Leptosperosis Outbreak in Sydney- July 2019
You may have seen recent media reports of Leptospirosis occurring in Sydney, specifically Glebe, Darlinghurst and Surry Hills. We are monitoring the situation closely and this email is to update you on the disease and its potential to occur in the Drummoyne area.
Leptospirosis is a zoonotic bacteria (ie spreads between animals and humans)
It is infectious and causes liver and kidney disease.
The current outbreak appears to be particularly potent – five out of the six known cases presented to veterinary hospitals have died despite treatment.
Lepto is usually endemic in European rats (not water rats, bandicoots, etc)
Lepto is mostly shed into the environment in rats' urine.
The bacteria is most likely to occur in persistently wet areas where rats are common.
Dogs get infected though contact with infected rats or their urine.
Humans can get lepto and it's a devastating disease (of the liver and kidneys)
Humans can catch lepto by coming in contact with rat urine, or with infected dogs, with infection through contact with cuts on the skin or via the mouth.
Most humans affected live and work in tropical areas (banana and sugar cane farms) or in wet environments such as sewers. Men are infected more frequently than women.
Rats live in secluded holes and tunnels and need food, so common areas of rat habitat include sewers, around restaurants and shopping centres, and in areas where rubbish is allowed to accumulate for long periods.
Well maintained parks and houses are unlikely to have rats and even if some are present, the environment usually needs to be quite wet for the bacteria to survive and infect.
It seems some of the current cases are in Surry Hills around the new light-rail worksites, so it's possible rats are being "flushed out" of their habitat. Persistent wet weather can increase transmission.
Dogs who frequent and/or chase rats in alleyways, behind restaurants, etc, are at some risk. Big, well maintained parks and open spaces and public footpaths are low risk, as is your home and garden (unless you have very wet soil and rat habitat).
Therefore most of our pet dogs are unlikely to contract this disease.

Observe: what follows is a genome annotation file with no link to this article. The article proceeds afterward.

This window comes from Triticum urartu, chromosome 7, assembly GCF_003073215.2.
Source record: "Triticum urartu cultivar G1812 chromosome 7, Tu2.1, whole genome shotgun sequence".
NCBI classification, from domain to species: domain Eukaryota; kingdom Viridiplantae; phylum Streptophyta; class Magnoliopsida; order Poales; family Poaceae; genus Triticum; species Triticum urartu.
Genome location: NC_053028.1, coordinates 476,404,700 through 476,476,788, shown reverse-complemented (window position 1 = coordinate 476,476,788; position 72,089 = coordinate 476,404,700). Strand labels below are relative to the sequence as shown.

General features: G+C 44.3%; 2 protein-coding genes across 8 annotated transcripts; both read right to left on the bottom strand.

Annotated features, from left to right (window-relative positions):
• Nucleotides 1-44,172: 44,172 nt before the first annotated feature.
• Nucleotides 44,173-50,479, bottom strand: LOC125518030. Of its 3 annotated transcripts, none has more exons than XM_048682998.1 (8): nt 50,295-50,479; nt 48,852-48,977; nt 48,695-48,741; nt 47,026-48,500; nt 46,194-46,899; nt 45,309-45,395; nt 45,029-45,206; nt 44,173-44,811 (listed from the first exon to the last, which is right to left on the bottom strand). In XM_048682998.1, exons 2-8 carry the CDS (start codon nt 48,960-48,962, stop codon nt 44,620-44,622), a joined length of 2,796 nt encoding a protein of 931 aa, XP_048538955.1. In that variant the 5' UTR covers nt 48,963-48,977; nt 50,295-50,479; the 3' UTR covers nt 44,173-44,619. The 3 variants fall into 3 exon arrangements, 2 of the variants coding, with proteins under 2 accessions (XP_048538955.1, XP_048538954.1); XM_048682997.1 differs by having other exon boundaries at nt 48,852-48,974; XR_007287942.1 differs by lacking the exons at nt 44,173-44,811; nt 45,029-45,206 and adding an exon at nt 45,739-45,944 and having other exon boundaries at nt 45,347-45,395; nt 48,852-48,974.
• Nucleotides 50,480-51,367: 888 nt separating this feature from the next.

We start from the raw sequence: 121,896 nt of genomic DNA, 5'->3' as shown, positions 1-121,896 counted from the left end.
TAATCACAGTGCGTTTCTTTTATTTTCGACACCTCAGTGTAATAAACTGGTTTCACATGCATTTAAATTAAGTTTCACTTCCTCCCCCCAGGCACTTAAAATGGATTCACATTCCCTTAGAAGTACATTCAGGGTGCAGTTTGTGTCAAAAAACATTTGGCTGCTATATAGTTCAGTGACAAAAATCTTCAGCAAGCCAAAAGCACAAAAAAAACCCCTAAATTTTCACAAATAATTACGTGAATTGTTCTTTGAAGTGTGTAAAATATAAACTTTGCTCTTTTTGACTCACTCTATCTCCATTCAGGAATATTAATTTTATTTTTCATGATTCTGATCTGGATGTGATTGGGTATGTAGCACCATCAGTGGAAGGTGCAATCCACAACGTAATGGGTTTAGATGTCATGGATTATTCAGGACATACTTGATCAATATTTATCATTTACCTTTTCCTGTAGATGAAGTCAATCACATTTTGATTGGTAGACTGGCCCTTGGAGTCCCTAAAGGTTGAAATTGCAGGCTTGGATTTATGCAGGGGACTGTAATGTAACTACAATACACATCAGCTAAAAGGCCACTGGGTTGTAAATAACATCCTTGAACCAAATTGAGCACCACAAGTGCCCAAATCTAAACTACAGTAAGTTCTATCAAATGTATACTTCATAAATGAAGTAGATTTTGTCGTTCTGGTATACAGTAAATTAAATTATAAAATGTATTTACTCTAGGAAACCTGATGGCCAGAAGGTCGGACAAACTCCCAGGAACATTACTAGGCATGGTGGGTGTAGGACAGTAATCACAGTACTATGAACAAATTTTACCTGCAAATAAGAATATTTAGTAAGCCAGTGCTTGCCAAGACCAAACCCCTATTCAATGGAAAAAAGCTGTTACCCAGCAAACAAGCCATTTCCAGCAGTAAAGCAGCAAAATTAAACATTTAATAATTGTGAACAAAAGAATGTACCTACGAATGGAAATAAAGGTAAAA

There have been no known cases in Drummoyne since I have owned the hospital (2008)
Cats can get lepto but usually clinical signs are milder. Infections seem to be less common, perhaps because cats have adapted to tolerate a disease that is common in their prey, and also they tend to avoid wet areas. There is no vaccine available for cats.
Pet rats are unlikely to get lepto as they wouldn't come in contact with wild rats.
The signs of lepto look similar to many other diseases:
Fever, sore muscles, lethargy
Yellow (jaundice) in the whites of the eyes or gums
Loss of appetite
Change in thirst, usually increased
Different Leptospirosis serovars (types) require different vaccines (a bit like the flu vaccines in humans). There are hundreds of serovars around the world and until yesterday we didn't know which serovar is causing the outbreak. We now know the vaccine we have is effective. The vaccine had sold out from our normal suppliers but we are sure we are receiving some this afternoon.
The vaccine is safe to use in healthy dogs.
It requires 2 doses, 2 weeks apart.
The cost is $194 for the course of 2 vaccines
So we are recommending vaccination of at-risk dogs, and perhaps in households where in-contact people might be at greater risk.
So, which dogs should be vaccinated?
All dogs who live in Surry Hills, Glebe and Darlinghurst.
Dogs who chase rats, hang out in quiet/wet/unkept laneways, scavengers in rubbish dumps or neglected urban areas.
Dogs owned by people with health issues that might get very complicated by infection with lepto ie if anyone in your household has any chronic liver or kidney disease, and/or is immunosuppressed (chemotherapy, HIV, immune-mediated conditions).
Given the severity of the disease and its possible transmission to humans, the Australian Veterinary Association and many Inner West veterinarians are recommending that all inner west and city dogs should be vaccinated in the face of the current outbreak. With all vaccines we need to weigh up risks and benefits - but if there is any threat of infection, we should vaccinate.
Hopefully the above is enough to guide your decision-making. If you have any further questions, please book in for a consultation and we will advise based on your risk level.